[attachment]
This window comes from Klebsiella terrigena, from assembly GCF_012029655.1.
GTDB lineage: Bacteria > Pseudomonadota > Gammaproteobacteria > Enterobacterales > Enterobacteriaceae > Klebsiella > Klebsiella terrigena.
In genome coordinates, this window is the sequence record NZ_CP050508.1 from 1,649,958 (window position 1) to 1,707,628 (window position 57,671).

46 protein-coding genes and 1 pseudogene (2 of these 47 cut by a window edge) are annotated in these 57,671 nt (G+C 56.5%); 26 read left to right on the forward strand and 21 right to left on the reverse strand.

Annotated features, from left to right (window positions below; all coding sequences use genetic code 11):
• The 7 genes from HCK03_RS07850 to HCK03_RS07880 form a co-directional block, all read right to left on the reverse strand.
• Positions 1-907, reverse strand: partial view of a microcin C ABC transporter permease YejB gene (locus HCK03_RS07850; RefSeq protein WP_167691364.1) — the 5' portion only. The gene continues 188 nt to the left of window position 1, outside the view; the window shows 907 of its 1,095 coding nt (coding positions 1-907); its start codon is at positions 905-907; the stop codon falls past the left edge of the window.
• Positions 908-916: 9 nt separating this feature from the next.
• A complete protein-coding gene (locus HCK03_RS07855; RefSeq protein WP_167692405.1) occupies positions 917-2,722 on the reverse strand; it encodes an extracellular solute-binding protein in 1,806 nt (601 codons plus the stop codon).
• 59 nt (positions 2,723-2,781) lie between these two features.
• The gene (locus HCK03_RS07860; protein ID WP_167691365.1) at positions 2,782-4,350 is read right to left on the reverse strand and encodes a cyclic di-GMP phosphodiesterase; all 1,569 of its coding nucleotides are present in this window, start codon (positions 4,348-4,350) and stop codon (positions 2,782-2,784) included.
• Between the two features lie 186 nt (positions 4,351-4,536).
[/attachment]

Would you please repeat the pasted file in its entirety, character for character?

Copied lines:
This window comes from Klebsiella terrigena, from assembly GCF_012029655.1.
GTDB lineage: Bacteria > Pseudomonadota > Gammaproteobacteria > Enterobacterales > Enterobacteriaceae > Klebsiella > Klebsiella terrigena.
In genome coordinates, this window is the sequence record NZ_CP050508.1 from 1,649,958 (window position 1) to 1,707,628 (window position 57,671).

46 protein-coding genes and 1 pseudogene (2 of these 47 cut by a window edge) are annotated in these 57,671 nt (G+C 56.5%); 26 read left to right on the forward strand and 21 right to left on the reverse strand.

Annotated features, from left to right (window positions below; all coding sequences use genetic code 11):
• The 7 genes from HCK03_RS07850 to HCK03_RS07880 form a co-directional block, all read right to left on the reverse strand.
• Positions 1-907, reverse strand: partial view of a microcin C ABC transporter permease YejB gene (locus HCK03_RS07850; RefSeq protein WP_167691364.1) — the 5' portion only. The gene continues 188 nt to the left of window position 1, outside the view; the window shows 907 of its 1,095 coding nt (coding positions 1-907); its start codon is at positions 905-907; the stop codon falls past the left edge of the window.
• Positions 908-916: 9 nt separating this feature from the next.
• A complete protein-coding gene (locus HCK03_RS07855; RefSeq protein WP_167692405.1) occupies positions 917-2,722 on the reverse strand; it encodes an extracellular solute-binding protein in 1,806 nt (601 codons plus the stop codon).
• 59 nt (positions 2,723-2,781) lie between these two features.
• The gene (locus HCK03_RS07860; protein ID WP_167691365.1) at positions 2,782-4,350 is read right to left on the reverse strand and encodes a cyclic di-GMP phosphodiesterase; all 1,569 of its coding nucleotides are present in this window, start codon (positions 4,348-4,350) and stop codon (positions 2,782-2,784) included.
• Between the two features lie 186 nt (positions 4,351-4,536).